This was my day of protest. I can only hope it made a difference somewhere.

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6 Responses to “Steven Sumpter’s account”


  1. Wow.

    “My living room became a media hub … I watched multiple TV news sources, twitter, blogs, emails and news websites. To do the job we had four computers, six screens (including the 32″ TV) and phones, laptops etc. Both of us had Tweetdeck running with six columns of tweets and hashtag searches.”

    I know you said you’d cover it from home – but that sounds bloody awesome. Above & beyond call of duty.

    Got your tweets constantly (with about 20 other feeds) while stationed at Parliament Square as Senior Steward, then transferred to run a Mobile Steward ‘Response’ Team. You tended to get the flashes to us first, and now I know why, and how.

    “This was my day of protest. I can only hope it made a difference somewhere.”

    Yes. It did. And, thanks.

  2. Sue Marsh Says:

    Haha, that was just about exactly my day too, but with less of the techy stuff. Every bit except I was sending out inspiring songs and rallying posts to keep up morale.


  3. Blimey! And I found it pretty intense going with just the PC and one telly, and I took a loooong break – ended up doing my blog at 3am. Fantastic work, mate!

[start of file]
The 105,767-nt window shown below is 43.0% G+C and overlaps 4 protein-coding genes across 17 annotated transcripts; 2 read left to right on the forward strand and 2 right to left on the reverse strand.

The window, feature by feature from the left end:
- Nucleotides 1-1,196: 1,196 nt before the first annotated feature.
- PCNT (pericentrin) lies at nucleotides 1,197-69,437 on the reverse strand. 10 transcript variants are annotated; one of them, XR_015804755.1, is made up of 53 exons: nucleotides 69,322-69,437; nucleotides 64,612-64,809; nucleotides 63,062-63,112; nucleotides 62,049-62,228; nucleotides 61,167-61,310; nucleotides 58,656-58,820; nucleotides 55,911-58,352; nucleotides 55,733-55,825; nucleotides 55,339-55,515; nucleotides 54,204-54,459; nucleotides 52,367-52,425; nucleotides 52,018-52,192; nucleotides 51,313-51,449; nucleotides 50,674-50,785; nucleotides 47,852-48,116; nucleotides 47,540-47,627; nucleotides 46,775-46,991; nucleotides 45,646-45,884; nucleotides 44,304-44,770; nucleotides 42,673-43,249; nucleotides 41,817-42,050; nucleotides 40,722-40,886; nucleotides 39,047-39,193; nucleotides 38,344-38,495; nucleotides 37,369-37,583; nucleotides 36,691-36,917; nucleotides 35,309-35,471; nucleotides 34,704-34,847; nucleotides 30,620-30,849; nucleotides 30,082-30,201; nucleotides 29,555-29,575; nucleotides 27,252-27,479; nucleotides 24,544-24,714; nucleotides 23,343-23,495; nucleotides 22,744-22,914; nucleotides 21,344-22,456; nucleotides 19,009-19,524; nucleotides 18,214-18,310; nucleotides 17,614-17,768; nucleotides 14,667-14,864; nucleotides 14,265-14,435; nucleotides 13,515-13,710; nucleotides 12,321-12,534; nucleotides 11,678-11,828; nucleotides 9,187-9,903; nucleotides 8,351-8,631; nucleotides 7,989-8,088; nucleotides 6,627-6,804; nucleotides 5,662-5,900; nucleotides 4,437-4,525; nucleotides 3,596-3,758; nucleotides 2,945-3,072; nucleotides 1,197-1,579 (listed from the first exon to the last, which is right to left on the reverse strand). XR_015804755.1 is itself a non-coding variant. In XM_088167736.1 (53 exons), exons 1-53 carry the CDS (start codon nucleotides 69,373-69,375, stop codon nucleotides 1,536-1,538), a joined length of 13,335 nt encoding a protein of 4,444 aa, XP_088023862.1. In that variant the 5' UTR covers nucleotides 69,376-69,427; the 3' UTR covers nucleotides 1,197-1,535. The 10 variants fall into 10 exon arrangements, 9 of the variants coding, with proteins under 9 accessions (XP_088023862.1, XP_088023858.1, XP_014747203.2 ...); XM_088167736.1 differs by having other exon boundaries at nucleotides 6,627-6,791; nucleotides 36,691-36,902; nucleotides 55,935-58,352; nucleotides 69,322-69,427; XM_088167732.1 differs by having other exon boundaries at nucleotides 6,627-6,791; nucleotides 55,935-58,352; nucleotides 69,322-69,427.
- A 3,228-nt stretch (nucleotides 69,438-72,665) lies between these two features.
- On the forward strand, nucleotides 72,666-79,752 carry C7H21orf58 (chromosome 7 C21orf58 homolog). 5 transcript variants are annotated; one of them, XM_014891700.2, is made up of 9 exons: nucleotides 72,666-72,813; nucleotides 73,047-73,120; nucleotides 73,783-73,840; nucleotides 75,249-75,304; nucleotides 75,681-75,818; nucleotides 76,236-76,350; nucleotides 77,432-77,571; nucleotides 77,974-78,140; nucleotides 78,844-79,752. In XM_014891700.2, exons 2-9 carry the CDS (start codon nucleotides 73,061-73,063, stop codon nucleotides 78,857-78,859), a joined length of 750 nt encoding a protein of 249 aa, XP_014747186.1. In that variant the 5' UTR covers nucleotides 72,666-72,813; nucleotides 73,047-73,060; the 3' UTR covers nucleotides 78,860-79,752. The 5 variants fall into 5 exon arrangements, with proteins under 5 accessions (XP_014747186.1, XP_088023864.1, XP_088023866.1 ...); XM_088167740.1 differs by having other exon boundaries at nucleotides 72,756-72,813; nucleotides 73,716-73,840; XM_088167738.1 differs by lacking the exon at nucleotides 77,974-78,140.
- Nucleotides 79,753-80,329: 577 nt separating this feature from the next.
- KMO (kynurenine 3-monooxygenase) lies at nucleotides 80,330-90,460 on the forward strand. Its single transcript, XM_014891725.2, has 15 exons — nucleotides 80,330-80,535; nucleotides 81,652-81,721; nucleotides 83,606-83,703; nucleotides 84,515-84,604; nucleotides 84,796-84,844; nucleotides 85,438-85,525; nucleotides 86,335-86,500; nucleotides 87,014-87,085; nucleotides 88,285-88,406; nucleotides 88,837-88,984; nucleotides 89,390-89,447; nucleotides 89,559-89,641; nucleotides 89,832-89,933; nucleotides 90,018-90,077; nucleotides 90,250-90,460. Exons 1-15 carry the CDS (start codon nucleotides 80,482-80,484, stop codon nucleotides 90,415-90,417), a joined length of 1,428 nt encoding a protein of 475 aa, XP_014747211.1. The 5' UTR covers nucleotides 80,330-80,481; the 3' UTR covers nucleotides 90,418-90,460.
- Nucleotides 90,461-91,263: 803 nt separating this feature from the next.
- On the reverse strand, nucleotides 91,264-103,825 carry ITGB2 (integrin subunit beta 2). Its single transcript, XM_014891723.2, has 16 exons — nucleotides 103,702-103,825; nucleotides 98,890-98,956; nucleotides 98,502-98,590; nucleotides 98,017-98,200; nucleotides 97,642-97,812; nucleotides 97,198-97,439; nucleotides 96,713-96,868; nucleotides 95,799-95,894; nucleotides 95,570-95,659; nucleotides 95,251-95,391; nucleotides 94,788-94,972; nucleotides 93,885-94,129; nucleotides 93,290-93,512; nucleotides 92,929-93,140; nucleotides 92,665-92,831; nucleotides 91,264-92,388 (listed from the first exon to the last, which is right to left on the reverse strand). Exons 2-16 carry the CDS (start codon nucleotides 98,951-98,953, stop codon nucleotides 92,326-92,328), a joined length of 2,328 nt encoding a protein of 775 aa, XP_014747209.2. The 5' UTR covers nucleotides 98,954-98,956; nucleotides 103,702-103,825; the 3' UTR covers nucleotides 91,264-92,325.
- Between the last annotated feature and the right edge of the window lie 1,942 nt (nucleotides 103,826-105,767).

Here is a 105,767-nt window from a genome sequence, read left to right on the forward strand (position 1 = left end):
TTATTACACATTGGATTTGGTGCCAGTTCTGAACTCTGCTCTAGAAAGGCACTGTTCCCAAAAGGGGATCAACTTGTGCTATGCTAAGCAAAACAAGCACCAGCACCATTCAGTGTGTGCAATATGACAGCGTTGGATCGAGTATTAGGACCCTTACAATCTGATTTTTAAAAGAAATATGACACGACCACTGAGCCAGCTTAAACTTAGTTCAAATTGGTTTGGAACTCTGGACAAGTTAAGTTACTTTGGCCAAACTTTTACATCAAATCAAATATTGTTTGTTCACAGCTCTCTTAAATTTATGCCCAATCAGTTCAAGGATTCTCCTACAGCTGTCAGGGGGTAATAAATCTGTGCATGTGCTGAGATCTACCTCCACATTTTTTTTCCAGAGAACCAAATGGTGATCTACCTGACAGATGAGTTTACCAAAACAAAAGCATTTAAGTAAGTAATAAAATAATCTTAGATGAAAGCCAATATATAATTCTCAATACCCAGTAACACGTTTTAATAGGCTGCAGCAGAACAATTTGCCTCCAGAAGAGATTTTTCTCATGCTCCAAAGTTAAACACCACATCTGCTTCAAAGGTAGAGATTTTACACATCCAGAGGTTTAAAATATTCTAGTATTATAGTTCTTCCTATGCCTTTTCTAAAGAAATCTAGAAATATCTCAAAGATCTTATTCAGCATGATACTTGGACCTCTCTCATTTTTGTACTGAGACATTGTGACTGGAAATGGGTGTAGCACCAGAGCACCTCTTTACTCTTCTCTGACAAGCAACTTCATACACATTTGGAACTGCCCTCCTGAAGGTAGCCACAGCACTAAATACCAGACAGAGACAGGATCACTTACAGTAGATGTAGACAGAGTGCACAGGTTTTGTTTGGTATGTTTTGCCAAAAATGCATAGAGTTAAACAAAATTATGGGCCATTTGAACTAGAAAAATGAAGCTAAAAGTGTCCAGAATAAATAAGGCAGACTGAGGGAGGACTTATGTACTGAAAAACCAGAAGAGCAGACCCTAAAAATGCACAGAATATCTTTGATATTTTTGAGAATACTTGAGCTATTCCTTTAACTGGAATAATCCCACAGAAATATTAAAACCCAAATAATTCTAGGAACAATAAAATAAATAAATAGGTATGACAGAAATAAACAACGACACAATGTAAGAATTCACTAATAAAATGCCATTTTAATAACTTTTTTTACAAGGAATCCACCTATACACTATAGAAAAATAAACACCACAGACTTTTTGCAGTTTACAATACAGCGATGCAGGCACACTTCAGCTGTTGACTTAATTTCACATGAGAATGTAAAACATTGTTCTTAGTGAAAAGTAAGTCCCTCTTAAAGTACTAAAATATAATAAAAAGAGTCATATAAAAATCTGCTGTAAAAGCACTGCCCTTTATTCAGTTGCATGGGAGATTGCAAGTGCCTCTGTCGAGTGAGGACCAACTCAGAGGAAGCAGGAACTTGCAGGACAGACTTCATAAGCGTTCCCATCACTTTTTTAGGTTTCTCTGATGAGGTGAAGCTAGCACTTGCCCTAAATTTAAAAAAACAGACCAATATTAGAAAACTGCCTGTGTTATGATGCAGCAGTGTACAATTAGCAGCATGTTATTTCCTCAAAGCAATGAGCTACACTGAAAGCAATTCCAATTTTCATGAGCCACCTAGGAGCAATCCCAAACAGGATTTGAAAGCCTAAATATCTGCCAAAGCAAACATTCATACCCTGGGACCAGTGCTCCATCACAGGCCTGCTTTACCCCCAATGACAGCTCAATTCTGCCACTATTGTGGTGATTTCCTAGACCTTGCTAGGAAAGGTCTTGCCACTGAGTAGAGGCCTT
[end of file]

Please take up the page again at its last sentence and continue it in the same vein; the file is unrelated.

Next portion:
4. Mary Miller Says:

    Steven, you are miles ahead of many of us, who either live too far away (me, USA) or those who could try to figure out the virtual march…over my head and far away…I think many of us get down on ourselves because Marches are Messy, and the second rule is They never go off as planned. I know that in the short run we ask ourselves, “is this really worth every drop of sweat and blood I put into this?” and the answer is, “yes, at least for ourselves”…Change never comes swift, rarely without a cost, and it is easy to feel futile in the process. Know that your work will be rewarded by those who can view the Youtube’s you are sending out, if not by DPAC, who applaud your very efforts.

    I am sorry that folks feel that it was difficult. Rarely are marches organized well, mostly a mix of what we hope everyone can do, and miscommunications down the line. Know that what matters is that even if it was with incident, YOU will know what you have stood for, believe in, and hold to be true, even if the rest of the public does not.

    Sometimes digging out books from the Sixties about marches can help us gain prospective. It can also teach us more about collective gatherings and how to do them well. The importance of a unified voice, the importance of carrying passionately about a cause goes far…far enough to stop a war, can be far enough to give us homes, fuller bellies and a right in society. Don’t give up hope.